I like clean, shiny cases!

After running through the sizing die, the cases were trimmed to length on a power case trimmer by RCBS.  This makes quick work of making the cases all the same length.  Uniformity is not a really big deal if the case necks are not to be crimped into a cannelure in the seated bullets, although the cases still need to be within specs.  (A too-long case can extend too far into the chamber and cause excessive pressures!)

RCBS Power Case Trimmer

I have noted in more than one brand of new, unfired cases in recent years, that the manufactures are using just barely enough metal.  When measured, many new cases hardly reach the recommended trim length, leaving off the extra .010 inch they're supposed to have!

The next steps that I've accomplished so far, as mentioned, are chamfering and de-burring, then cleaning the primer pockets.  These chores are easily accomplished utilizing another power tool from RCBS.  The case prep center has five stations that accept various tools which rotate to do the work.

RCBS Case Prep Center

Clockwise from lower left, the stations contain:  Outside neck de-burr tool, Chamfer tool for inside the case neck, Primer pocket cleaner (just a small wire brush that fits the pocket), Primer pocket uniformer, and another type of inside chamfer tool.

So, as you can see, I haven't finished the test loads for the Vanguard with the 160 grain Sierra boattail bullets.  Does this mean I am not able to fill my deer tag?  Not exactly!

Remember my September newsletter, when I started writing about shooting the Weatherby?  Those reloads with 162 grain Hornady SST bullets were shooting pretty good in that gun, ambling along at a modest 2700 feet per second.  And, I know those bullets will kill deer, because I managed to drop old Stringhead with one last year from my old Remington 700.

Well, as this is written, I'm the only one of the four family tag holders who has notched a tag!  On day two of the early season, I had an opportunity for a nice 10 pointer that succumbed to one of those SSTs.  As usually happens, I'm sure Little Heifer will tag something bigger as the rut kicks in and the bigger bucks lose some of their wariness, but this one is a fair representative of this area's mature bucks.

My 2011 Buck

As is fairly typical with this quick expanding bullet, a shot through the lungs quickly dispatched the deer.  For elk, moose, or something larger, I would choose a premium, controlled expansion bullet, but for deer, the SST works just fine.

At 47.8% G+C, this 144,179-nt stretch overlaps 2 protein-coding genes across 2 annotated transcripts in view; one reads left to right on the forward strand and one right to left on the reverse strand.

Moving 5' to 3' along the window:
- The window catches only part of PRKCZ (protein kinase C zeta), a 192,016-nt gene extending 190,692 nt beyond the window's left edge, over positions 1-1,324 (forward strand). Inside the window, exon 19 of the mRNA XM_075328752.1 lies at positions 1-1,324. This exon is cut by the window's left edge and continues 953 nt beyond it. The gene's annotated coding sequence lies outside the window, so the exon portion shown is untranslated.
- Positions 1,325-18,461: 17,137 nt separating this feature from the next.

Haven't been on my soapbox for a while, so you know what's coming next!

I'm still following closely the "Operation Fast and Furious" scandal where ATF allowed hundreds, if not thousands of guns to be illegally purchased by straw buyers, and transported into Mexico.  All this without the knowledge of Mexican authorities nor with any real attempt to "track" the guns as was the stated purpose.  This matter has been the subject of hearings in the House of Representatives and most recently, taken up by the Judiciary Committee in the U. S. Senate.

If one follows the questioning of Attorney General Eric Holder, and his answers over the span of weeks and months, one can only conclude that he either lied or is not paying attention to what is going on within his own Justice Department.  In either case, it shows a serious lack of competence on the part of a Presidential appointee!

Worst case, more and more pundits are climbing on the conspiracy bandwagon, and alleging that this whole matter was designed and planned in order to build a case for more useless gun control laws!  The theory is that public opinion might be swayed in the gun control direction if more and more U. S. guns turned up at Mexican crime scenes.  Folks, if there's even a grain of truth in that theory, we have an out of control Executive Branch of government that must be fixed!

This month's hillbilly wisdom comes from the writings of William Faulkner regarding a mule:

"A mule will labor 10 years willingly and patiently, for the privilege of kicking you once."

Well, It's time to shut down here, So . . . .

'Til next time, Keep 'em shootin' straight, shoot 'em often, and above all, BE SAFE!!!!!

THE OL' HILLBILLY